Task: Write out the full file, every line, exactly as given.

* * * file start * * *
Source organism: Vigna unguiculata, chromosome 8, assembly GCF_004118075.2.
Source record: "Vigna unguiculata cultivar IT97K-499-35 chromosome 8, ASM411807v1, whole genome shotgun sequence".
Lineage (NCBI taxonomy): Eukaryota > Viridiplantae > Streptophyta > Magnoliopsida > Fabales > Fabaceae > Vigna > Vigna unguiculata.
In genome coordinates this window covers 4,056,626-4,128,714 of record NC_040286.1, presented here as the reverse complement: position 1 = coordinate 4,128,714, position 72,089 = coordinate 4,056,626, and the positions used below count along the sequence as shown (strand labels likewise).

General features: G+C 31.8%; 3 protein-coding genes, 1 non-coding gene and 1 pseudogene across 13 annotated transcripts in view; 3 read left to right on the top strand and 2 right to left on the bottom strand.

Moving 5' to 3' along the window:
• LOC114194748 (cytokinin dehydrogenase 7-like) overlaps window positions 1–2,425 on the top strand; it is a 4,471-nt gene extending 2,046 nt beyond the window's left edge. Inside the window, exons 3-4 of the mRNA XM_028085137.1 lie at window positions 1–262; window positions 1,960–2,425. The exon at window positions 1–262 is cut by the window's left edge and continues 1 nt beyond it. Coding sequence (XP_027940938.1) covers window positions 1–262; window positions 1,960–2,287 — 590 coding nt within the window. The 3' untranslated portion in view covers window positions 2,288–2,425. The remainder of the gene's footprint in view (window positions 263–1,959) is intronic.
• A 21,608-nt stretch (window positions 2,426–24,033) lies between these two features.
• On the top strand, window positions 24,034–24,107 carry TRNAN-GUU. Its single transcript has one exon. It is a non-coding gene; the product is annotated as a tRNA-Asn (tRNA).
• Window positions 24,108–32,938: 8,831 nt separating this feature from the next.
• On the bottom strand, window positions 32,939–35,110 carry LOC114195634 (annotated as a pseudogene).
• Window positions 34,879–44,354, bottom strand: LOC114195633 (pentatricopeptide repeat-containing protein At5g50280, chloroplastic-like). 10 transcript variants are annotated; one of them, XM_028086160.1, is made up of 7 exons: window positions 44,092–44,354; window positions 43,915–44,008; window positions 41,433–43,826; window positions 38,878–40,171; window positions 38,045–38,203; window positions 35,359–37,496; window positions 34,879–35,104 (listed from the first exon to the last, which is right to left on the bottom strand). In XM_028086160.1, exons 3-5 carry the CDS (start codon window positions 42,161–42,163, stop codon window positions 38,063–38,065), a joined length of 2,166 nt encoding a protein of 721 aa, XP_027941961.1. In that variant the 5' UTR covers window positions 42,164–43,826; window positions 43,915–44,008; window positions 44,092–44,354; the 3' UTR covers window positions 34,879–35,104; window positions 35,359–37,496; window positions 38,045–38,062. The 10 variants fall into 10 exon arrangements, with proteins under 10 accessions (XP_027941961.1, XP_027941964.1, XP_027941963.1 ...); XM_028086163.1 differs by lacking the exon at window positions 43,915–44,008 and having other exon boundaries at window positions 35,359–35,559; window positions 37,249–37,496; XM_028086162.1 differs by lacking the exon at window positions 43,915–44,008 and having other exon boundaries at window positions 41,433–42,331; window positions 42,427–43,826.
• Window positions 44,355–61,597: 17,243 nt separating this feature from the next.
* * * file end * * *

Source organism: Vigna unguiculata, chromosome 8, assembly GCF_004118075.2.
Source record: "Vigna unguiculata cultivar IT97K-499-35 chromosome 8, ASM411807v1, whole genome shotgun sequence".
Lineage (NCBI taxonomy): Eukaryota > Viridiplantae > Streptophyta > Magnoliopsida > Fabales > Fabaceae > Vigna > Vigna unguiculata.
In genome coordinates this window covers 4,056,626-4,128,714 of record NC_040286.1, presented here as the reverse complement: position 1 = coordinate 4,128,714, position 72,089 = coordinate 4,056,626, and the positions used below count along the sequence as shown (strand labels likewise).

General features: G+C 31.8%; 3 protein-coding genes, 1 non-coding gene and 1 pseudogene across 13 annotated transcripts in view; 3 read left to right on the top strand and 2 right to left on the bottom strand.

Moving 5' to 3' along the window:
• LOC114194748 (cytokinin dehydrogenase 7-like) overlaps window positions 1–2,425 on the top strand; it is a 4,471-nt gene extending 2,046 nt beyond the window's left edge. Inside the window, exons 3-4 of the mRNA XM_028085137.1 lie at window positions 1–262; window positions 1,960–2,425. The exon at window positions 1–262 is cut by the window's left edge and continues 1 nt beyond it. Coding sequence (XP_027940938.1) covers window positions 1–262; window positions 1,960–2,287 — 590 coding nt within the window. The 3' untranslated portion in view covers window positions 2,288–2,425. The remainder of the gene's footprint in view (window positions 263–1,959) is intronic.
• A 21,608-nt stretch (window positions 2,426–24,033) lies between these two features.
• On the top strand, window positions 24,034–24,107 carry TRNAN-GUU. Its single transcript has one exon. It is a non-coding gene; the product is annotated as a tRNA-Asn (tRNA).
• Window positions 24,108–32,938: 8,831 nt separating this feature from the next.
• On the bottom strand, window positions 32,939–35,110 carry LOC114195634 (annotated as a pseudogene).
• Window positions 34,879–44,354, bottom strand: LOC114195633 (pentatricopeptide repeat-containing protein At5g50280, chloroplastic-like). 10 transcript variants are annotated; one of them, XM_028086160.1, is made up of 7 exons: window positions 44,092–44,354; window positions 43,915–44,008; window positions 41,433–43,826; window positions 38,878–40,171; window positions 38,045–38,203; window positions 35,359–37,496; window positions 34,879–35,104 (listed from the first exon to the last, which is right to left on the bottom strand). In XM_028086160.1, exons 3-5 carry the CDS (start codon window positions 42,161–42,163, stop codon window positions 38,063–38,065), a joined length of 2,166 nt encoding a protein of 721 aa, XP_027941961.1. In that variant the 5' UTR covers window positions 42,164–43,826; window positions 43,915–44,008; window positions 44,092–44,354; the 3' UTR covers window positions 34,879–35,104; window positions 35,359–37,496; window positions 38,045–38,062. The 10 variants fall into 10 exon arrangements, with proteins under 10 accessions (XP_027941961.1, XP_027941964.1, XP_027941963.1 ...); XM_028086163.1 differs by lacking the exon at window positions 43,915–44,008 and having other exon boundaries at window positions 35,359–35,559; window positions 37,249–37,496; XM_028086162.1 differs by lacking the exon at window positions 43,915–44,008 and having other exon boundaries at window positions 41,433–42,331; window positions 42,427–43,826.
• Window positions 44,355–61,597: 17,243 nt separating this feature from the next.